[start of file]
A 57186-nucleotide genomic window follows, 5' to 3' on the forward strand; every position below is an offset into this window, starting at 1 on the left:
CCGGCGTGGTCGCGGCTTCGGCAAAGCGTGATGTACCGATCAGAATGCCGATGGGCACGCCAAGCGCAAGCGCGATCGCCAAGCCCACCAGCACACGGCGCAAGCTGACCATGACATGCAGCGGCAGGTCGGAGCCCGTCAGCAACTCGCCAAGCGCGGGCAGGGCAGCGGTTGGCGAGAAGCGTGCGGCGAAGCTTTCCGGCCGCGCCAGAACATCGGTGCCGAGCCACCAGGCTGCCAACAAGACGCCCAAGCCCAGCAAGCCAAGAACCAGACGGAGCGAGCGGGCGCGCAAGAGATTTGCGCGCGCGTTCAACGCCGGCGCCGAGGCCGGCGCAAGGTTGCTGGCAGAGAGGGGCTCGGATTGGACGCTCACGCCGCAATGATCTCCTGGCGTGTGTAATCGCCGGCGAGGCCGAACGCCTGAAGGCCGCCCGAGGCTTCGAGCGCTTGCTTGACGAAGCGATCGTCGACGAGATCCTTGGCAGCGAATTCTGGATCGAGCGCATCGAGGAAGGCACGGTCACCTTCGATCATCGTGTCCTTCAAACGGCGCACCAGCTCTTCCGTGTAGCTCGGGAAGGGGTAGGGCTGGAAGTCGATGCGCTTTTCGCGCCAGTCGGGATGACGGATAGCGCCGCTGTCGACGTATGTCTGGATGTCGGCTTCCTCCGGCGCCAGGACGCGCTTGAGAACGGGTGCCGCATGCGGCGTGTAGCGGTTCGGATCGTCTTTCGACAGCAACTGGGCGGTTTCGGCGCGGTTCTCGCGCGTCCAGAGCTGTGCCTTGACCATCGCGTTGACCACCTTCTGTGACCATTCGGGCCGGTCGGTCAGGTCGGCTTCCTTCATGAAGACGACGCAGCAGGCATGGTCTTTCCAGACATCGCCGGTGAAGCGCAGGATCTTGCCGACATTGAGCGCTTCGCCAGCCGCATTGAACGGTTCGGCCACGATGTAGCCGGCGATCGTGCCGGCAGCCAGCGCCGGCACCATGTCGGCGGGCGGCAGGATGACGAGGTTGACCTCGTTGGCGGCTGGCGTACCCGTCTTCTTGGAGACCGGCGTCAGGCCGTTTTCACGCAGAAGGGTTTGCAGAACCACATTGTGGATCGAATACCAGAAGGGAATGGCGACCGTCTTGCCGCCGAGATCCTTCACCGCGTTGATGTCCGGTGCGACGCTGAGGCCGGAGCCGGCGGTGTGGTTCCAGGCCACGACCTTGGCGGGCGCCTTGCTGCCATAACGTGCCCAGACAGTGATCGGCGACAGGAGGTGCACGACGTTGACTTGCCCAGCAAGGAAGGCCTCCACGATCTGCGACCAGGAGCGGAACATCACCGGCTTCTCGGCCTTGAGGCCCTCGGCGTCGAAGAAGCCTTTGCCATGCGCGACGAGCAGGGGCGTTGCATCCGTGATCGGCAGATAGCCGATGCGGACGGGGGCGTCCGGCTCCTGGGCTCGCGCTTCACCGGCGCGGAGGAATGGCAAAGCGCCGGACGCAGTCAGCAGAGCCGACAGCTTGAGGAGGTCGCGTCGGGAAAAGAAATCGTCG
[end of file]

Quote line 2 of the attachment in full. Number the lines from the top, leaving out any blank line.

CCGGCGTGGTCGCGGCTTCGGCAAAGCGTGATGTACCGATCAGAATGCCGATGGGCACGCCAAGCGCAAGCGCGATCGCCAAGCCCACCAGCACACGGCGCAAGCTGACCATGACATGCAGCGGCAGGTCGGAGCCCGTCAGCAACTCGCCAAGCGCGGGCAGGGCAGCGGTTGGCGAGAAGCGTGCGGCGAAGCTTTCCGGCCGCGCCAGAACATCGGTGCCGAGCCACCAGGCTGCCAACAAGACGCCCAAGCCCAGCAAGCCAAGAACCAGACGGAGCGAGCGGGCGCGCAAGAGATTTGCGCGCGCGTTCAACGCCGGCGCCGAGGCCGGCGCAAGGTTGCTGGCAGAGAGGGGCTCGGATTGGACGCTCACGCCGCAATGATCTCCTGGCGTGTGTAATCGCCGGCGAGGCCGAACGCCTGAAGGCCGCCCGAGGCTTCGAGCGCTTGCTTGACGAAGCGATCGTCGACGAGATCCTTGGCAGCGAATTCTGGATCGAGCGCATCGAGGAAGGCACGGTCACCTTCGATCATCGTGTCCTTCAAACGGCGCACCAGCTCTTCCGTGTAGCTCGGGAAGGGGTAGGGCTGGAAGTCGATGCGCTTTTCGCGCCAGTCGGGATGACGGATAGCGCCGCTGTCGACGTATGTCTGGATGTCGGCTTCCTCCGGCGCCAGGACGCGCTTGAGAACGGGTGCCGCATGCGGCGTGTAGCGGTTCGGATCGTCTTTCGACAGCAACTGGGCGGTTTCGGCGCGGTTCTCGCGCGTCCAGAGCTGTGCCTTGACCATCGCGTTGACCACCTTCTGTGACCATTCGGGCCGGTCGGTCAGGTCGGCTTCCTTCATGAAGACGACGCAGCAGGCATGGTCTTTCCAGACATCGCCGGTGAAGCGCAGGATCTTGCCGACATTGAGCGCTTCGCCAGCCGCATTGAACGGTTCGGCCACGATGTAGCCGGCGATCGTGCCGGCAGCCAGCGCCGGCACCATGTCGGCGGGCGGCAGGATGACGAGGTTGACCTCGTTGGCGGCTGGCGTACCCGTCTTCTTGGAGACCGGCGTCAGGCCGTTTTCACGCAGAAGGGTTTGCAGAACCACATTGTGGATCGAATACCAGAAGGGAATGGCGACCGTCTTGCCGCCGAGATCCTTCACCGCGTTGATGTCCGGTGCGACGCTGAGGCCGGAGCCGGCGGTGTGGTTCCAGGCCACGACCTTGGCGGGCGCCTTGCTGCCATAACGTGCCCAGACAGTGATCGGCGACAGGAGGTGCACGACGTTGACTTGCCCAGCAAGGAAGGCCTCCACGATCTGCGACCAGGAGCGGAACATCACCGGCTTCTCGGCCTTGAGGCCCTCGGCGTCGAAGAAGCCTTTGCCATGCGCGACGAGCAGGGGCGTTGCATCCGTGATCGGCAGATAGCCGATGCGGACGGGGGCGTCCGGCTCCTGGGCTCGCGCTTCACCGGCGCGGAGGAATGGCAAAGCGCCGGACGCAGTCAGCAGAGCCGACAGCTTGAGGAGGTCGCGTCGGGAAAAGAAATCGTCG